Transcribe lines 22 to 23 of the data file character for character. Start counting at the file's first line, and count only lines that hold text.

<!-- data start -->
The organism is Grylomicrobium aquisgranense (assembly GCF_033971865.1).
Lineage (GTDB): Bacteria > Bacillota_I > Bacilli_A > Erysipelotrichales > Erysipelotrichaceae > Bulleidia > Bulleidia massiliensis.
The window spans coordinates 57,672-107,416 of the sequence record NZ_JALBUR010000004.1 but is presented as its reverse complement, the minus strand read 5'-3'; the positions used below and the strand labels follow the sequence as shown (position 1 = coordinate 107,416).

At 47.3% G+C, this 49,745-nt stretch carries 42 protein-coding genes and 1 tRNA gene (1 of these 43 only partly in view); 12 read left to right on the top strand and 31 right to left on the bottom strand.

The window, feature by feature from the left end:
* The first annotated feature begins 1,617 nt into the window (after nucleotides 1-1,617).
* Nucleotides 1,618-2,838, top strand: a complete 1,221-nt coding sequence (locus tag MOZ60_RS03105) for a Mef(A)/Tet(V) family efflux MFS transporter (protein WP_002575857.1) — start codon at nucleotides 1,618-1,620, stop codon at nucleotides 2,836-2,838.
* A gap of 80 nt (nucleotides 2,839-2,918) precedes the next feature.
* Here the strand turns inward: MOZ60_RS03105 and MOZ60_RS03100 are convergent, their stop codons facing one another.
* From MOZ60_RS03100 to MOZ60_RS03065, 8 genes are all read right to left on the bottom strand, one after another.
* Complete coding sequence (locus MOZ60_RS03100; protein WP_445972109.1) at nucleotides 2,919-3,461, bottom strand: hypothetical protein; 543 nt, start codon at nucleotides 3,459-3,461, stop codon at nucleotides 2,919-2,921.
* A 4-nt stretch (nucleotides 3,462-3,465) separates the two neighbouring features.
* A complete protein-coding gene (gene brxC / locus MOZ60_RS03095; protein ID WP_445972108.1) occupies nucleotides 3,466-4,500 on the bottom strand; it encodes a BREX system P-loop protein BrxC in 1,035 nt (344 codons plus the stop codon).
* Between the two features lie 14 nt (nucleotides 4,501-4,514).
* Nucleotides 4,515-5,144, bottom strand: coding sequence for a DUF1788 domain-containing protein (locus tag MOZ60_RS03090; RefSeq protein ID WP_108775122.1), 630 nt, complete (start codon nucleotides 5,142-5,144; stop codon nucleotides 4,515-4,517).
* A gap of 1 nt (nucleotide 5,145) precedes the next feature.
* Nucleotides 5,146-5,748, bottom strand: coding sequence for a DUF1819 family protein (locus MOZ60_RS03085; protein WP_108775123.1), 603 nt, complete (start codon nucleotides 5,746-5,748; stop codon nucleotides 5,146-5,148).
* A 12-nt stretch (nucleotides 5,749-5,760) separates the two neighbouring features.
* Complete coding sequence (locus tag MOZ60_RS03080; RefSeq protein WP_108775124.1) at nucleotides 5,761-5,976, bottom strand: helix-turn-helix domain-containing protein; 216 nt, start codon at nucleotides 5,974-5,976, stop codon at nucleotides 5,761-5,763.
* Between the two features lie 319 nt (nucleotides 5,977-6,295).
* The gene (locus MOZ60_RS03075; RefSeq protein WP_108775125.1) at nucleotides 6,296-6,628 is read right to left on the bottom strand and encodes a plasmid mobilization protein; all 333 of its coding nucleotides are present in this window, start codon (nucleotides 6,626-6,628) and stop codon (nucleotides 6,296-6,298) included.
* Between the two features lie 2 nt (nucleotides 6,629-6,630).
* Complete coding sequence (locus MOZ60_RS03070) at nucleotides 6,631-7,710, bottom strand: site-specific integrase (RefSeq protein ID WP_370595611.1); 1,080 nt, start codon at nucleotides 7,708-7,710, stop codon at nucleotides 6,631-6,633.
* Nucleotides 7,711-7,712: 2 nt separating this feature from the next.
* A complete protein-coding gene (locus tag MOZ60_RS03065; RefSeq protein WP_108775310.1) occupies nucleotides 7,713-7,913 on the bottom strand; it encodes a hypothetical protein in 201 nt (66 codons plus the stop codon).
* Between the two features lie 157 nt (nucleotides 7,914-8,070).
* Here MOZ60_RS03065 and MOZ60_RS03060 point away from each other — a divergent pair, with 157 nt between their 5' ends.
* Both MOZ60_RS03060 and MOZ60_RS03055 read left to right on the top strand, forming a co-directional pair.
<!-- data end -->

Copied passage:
* Between the two features lie 2 nt (nucleotides 6,629-6,630).
* Complete coding sequence (locus MOZ60_RS03070) at nucleotides 6,631-7,710, bottom strand: site-specific integrase (RefSeq protein ID WP_370595611.1); 1,080 nt, start codon at nucleotides 7,708-7,710, stop codon at nucleotides 6,631-6,633.